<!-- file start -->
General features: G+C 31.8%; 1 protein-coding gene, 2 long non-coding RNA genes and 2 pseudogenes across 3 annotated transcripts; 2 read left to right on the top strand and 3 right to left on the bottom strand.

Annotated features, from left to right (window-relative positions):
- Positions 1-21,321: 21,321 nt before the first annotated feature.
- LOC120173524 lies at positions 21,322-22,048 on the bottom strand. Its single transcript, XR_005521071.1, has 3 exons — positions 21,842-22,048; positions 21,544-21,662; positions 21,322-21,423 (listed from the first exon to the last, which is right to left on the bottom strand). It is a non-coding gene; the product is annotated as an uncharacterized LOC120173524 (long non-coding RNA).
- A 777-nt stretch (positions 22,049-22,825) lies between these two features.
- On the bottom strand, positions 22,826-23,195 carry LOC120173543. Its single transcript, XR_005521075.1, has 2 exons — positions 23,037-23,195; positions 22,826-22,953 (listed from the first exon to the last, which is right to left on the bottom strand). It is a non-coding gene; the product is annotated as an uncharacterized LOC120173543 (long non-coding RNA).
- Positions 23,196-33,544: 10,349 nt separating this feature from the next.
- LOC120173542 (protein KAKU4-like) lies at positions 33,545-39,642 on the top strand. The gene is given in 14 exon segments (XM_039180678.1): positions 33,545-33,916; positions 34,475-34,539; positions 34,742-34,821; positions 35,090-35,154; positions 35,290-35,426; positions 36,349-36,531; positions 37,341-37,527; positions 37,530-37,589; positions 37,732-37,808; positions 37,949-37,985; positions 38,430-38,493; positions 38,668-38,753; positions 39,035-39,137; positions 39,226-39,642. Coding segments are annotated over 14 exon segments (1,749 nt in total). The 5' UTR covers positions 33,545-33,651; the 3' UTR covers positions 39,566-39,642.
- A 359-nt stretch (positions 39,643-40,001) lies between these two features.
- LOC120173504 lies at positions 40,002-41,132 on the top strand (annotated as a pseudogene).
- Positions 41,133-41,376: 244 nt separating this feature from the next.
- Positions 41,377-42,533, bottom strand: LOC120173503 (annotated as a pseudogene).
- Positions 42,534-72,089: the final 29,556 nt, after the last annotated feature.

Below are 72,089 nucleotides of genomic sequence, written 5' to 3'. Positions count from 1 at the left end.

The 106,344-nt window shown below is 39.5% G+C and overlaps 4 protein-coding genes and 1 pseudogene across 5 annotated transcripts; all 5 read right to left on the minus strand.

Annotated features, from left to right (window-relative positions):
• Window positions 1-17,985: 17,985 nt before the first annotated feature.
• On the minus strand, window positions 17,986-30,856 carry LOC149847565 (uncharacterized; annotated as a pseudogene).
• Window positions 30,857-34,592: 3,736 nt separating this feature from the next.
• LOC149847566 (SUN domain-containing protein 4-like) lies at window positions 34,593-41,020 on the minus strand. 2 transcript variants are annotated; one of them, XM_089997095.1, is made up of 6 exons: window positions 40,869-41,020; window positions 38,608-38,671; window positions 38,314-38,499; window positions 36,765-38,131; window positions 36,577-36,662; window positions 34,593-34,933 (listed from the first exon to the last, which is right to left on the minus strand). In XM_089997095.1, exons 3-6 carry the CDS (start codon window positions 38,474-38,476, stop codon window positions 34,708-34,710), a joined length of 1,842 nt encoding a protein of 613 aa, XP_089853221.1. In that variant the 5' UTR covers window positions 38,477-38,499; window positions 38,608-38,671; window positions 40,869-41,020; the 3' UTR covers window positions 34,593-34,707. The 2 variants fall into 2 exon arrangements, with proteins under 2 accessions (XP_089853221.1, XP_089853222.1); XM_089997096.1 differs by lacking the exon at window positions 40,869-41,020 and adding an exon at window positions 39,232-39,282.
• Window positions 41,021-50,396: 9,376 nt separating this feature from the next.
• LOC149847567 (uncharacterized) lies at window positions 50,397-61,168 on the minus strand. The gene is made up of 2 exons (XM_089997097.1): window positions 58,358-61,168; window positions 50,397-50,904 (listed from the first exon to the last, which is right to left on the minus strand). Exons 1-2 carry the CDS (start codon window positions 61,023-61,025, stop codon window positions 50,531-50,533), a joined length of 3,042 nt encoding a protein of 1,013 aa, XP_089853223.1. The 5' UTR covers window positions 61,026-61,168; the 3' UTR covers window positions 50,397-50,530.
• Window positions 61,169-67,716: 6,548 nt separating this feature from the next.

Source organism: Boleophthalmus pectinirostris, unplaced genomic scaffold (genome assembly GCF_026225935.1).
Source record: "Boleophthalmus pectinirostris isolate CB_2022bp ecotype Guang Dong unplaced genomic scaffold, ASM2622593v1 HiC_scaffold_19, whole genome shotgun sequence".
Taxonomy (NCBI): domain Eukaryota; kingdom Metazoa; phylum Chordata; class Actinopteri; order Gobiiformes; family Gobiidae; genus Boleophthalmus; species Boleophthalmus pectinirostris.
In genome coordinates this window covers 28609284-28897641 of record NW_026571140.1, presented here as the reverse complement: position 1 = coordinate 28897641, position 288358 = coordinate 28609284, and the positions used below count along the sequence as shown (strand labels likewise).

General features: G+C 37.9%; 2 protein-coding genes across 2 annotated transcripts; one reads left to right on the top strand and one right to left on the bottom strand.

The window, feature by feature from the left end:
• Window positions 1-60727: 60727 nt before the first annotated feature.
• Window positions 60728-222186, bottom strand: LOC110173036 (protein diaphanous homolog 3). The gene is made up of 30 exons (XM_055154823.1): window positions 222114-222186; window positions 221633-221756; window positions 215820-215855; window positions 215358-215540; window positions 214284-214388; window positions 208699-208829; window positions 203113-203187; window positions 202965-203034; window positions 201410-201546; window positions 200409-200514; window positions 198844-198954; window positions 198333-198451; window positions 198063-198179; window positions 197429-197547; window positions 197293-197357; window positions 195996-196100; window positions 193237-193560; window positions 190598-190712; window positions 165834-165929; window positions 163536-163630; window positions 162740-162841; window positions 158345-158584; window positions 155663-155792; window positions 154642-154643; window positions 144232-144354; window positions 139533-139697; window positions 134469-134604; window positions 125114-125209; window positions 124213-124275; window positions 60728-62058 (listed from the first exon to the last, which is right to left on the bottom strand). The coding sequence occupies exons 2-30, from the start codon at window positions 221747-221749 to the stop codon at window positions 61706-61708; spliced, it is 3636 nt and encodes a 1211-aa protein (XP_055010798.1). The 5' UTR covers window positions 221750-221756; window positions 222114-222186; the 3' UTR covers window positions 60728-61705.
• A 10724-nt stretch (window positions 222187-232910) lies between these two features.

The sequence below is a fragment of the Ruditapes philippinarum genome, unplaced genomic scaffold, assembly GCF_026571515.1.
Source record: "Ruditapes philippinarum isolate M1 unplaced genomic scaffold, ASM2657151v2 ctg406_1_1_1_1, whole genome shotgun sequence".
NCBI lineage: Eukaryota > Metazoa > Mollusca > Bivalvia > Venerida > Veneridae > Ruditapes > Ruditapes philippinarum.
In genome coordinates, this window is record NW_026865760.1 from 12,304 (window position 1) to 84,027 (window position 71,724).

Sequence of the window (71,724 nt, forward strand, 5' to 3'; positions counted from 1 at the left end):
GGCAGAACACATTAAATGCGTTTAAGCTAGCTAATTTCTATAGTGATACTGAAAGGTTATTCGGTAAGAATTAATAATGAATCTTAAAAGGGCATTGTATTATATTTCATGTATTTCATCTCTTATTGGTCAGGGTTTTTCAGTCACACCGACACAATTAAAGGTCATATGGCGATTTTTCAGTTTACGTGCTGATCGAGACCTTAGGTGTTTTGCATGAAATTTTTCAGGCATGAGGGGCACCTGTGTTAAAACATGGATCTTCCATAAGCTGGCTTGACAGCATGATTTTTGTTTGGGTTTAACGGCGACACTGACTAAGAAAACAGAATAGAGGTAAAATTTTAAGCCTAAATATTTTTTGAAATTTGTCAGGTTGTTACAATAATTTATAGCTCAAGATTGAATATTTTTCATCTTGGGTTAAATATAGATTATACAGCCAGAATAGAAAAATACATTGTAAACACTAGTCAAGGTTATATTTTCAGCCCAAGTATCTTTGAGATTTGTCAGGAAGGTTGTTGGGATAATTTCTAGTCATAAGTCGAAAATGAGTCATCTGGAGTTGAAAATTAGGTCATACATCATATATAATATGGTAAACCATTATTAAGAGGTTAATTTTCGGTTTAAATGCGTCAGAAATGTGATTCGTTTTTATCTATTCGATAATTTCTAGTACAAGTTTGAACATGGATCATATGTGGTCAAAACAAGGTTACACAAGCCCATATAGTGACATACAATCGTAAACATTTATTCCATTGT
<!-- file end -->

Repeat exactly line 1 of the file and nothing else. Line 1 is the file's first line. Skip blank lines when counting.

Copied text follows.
General features: G+C 31.8%; 1 protein-coding gene, 2 long non-coding RNA genes and 2 pseudogenes across 3 annotated transcripts; 2 read left to right on the top strand and 3 right to left on the bottom strand.